[buh-nef-uh-suh ns]


the doing of good; active goodness or kindness; charity.
a beneficent act or gift; benefaction.

Origin of beneficence

1425–75; late Middle English < Latin beneficentia; see benefic, -ence
Related formsnon·be·nef·i·cence, noun Unabridged Based on the Random House Unabridged Dictionary, © Random House, Inc. 2019

Examples from the Web for beneficence

Contemporary Examples of beneficence

Historical Examples of beneficence

  • Frugality is not only the basis of quiet, but of beneficence.


    Samuel Smiles

  • The time has come when beneficence, to be real, must operate scientifically, not emotionally.

    Dr. Sevier

    George W. Cable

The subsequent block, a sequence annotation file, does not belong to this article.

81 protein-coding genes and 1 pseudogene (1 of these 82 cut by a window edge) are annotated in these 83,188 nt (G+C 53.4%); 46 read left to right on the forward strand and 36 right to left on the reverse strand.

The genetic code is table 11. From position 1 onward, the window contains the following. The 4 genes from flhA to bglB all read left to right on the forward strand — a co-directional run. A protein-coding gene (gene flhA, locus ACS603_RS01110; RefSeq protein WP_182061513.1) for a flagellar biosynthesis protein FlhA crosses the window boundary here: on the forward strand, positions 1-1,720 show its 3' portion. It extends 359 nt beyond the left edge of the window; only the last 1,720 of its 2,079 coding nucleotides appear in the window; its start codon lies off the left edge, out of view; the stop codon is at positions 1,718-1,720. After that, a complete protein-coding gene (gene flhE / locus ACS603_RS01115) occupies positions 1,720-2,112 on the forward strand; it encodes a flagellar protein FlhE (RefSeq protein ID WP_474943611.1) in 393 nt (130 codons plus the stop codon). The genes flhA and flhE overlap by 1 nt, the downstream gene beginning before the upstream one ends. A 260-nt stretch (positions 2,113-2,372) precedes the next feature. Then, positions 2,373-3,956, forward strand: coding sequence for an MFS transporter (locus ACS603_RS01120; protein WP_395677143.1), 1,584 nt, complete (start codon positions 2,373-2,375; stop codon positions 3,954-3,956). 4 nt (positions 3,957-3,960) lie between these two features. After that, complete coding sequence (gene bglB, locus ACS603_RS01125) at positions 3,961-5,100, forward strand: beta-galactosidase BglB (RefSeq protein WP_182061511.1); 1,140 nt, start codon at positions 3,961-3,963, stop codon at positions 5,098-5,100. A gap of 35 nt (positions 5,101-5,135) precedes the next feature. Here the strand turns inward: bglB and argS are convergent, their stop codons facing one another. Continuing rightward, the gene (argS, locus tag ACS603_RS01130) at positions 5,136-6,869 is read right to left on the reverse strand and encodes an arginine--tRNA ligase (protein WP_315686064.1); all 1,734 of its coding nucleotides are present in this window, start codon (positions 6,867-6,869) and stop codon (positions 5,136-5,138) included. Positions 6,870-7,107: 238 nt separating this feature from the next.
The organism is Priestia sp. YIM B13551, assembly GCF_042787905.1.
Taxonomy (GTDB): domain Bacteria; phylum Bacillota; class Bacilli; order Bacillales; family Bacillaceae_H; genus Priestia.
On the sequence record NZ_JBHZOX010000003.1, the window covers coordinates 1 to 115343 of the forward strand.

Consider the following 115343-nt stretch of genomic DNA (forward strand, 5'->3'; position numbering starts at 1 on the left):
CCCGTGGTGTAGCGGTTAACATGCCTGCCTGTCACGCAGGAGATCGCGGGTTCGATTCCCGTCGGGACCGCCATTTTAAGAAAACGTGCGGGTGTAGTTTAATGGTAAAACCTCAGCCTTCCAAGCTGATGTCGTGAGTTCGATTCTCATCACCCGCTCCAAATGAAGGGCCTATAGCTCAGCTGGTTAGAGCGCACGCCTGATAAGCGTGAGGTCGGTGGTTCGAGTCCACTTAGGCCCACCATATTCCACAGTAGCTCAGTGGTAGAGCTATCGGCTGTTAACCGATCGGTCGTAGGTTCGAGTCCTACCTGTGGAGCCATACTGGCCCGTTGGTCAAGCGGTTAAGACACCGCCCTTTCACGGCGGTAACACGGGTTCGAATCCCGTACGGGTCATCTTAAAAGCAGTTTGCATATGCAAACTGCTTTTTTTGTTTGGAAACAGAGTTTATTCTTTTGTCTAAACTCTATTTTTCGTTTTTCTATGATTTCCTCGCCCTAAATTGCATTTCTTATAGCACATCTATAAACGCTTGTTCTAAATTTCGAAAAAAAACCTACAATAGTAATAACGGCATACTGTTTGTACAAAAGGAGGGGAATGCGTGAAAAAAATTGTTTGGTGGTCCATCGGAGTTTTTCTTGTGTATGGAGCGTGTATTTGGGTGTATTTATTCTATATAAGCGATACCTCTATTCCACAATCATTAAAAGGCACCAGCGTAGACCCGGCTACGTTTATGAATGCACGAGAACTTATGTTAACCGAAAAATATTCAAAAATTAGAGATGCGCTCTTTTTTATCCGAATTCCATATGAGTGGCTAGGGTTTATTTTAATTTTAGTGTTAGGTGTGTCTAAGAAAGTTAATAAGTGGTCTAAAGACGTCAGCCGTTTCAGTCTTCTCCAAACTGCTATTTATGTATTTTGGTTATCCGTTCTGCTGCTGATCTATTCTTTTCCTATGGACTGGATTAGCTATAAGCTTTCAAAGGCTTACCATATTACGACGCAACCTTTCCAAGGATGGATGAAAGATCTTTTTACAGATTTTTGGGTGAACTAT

• We must transform it into beneficence, and its opposite into the idea of maleficence.

  • So he took them, and kissed the hands of the king, thanking him for his beneficence, and departed.

  • Lucienne is yours, Madame, for was it not your beneficence which gave it to me?

    Memoirs of the Comtesse du Barry

    Etienne Leon Lamothe-Langon

British Dictionary definitions for beneficence



the act of doing good; kindness
a charitable act or gift
Collins English Dictionary - Complete & Unabridged 2012 Digital Edition © William Collins Sons & Co. Ltd. 1979, 1986 © HarperCollins Publishers 1998, 2000, 2003, 2005, 2006, 2007, 2009, 2012

Word Origin and History for beneficence

"quality of being beneficent, kind, charitable," mid-15c., from Latin beneficentia "kindness, generosity," a back-formation from beneficentior (see beneficent).

Online Etymology Dictionary, © 2010 Douglas Harper